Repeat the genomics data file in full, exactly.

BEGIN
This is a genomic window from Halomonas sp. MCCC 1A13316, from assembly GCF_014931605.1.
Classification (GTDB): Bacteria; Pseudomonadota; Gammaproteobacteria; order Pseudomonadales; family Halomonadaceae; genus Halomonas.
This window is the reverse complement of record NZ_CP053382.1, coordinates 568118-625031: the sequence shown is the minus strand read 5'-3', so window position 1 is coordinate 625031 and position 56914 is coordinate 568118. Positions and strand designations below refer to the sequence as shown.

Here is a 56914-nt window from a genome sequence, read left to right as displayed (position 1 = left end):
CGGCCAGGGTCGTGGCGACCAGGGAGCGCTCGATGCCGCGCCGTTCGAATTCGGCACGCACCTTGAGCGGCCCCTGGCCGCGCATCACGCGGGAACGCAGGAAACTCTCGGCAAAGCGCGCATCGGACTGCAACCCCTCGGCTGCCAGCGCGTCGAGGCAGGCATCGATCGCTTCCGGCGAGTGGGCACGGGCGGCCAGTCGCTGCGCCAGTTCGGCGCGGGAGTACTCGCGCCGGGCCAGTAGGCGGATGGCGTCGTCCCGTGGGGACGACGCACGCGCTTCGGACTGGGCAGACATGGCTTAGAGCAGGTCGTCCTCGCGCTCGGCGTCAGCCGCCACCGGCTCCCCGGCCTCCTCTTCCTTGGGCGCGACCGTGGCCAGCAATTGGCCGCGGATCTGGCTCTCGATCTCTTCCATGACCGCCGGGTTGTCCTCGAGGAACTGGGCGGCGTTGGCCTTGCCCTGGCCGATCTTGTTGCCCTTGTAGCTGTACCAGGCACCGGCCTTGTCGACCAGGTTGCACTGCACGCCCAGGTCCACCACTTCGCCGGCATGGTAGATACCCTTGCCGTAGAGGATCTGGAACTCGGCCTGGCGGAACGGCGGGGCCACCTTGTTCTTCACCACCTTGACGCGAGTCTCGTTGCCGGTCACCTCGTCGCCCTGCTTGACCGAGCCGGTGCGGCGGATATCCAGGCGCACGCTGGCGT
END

This is a genomic window from Halomonas sp. MCCC 1A13316, from assembly GCF_014931605.1.
Classification (GTDB): Bacteria; Pseudomonadota; Gammaproteobacteria; order Pseudomonadales; family Halomonadaceae; genus Halomonas.
This window is the reverse complement of record NZ_CP053382.1, coordinates 568118-625031: the sequence shown is the minus strand read 5'-3', so window position 1 is coordinate 625031 and position 56914 is coordinate 568118. Positions and strand designations below refer to the sequence as shown.

Here is a 56914-nt window from a genome sequence, read left to right as displayed (position 1 = left end):
CGGCCAGGGTCGTGGCGACCAGGGAGCGCTCGATGCCGCGCCGTTCGAATTCGGCACGCACCTTGAGCGGCCCCTGGCCGCGCATCACGCGGGAACGCAGGAAACTCTCGGCAAAGCGCGCATCGGACTGCAACCCCTCGGCTGCCAGCGCGTCGAGGCAGGCATCGATCGCTTCCGGCGAGTGGGCACGGGCGGCCAGTCGCTGCGCCAGTTCGGCGCGGGAGTACTCGCGCCGGGCCAGTAGGCGGATGGCGTCGTCCCGTGGGGACGACGCACGCGCTTCGGACTGGGCAGACATGGCTTAGAGCAGGTCGTCCTCGCGCTCGGCGTCAGCCGCCACCGGCTCCCCGGCCTCCTCTTCCTTGGGCGCGACCGTGGCCAGCAATTGGCCGCGGATCTGGCTCTCGATCTCTTCCATGACCGCCGGGTTGTCCTCGAGGAACTGGGCGGCGTTGGCCTTGCCCTGGCCGATCTTGTTGCCCTTGTAGCTGTACCAGGCACCGGCCTTGTCGACCAGGTTGCACTGCACGCCCAGGTCCACCACTTCGCCGGCATGGTAGATACCCTTGCCGTAGAGGATCTGGAACTCGGCCTGGCGGAACGGCGGGGCCACCTTGTTCTTCACCACCTTGACGCGAGTCTCGTTGCCGGTCACCTCGTCGCCCTGCTTGACCGAGCCGGTGCGGCGGATATCCAGGCGCACGCTGGCGT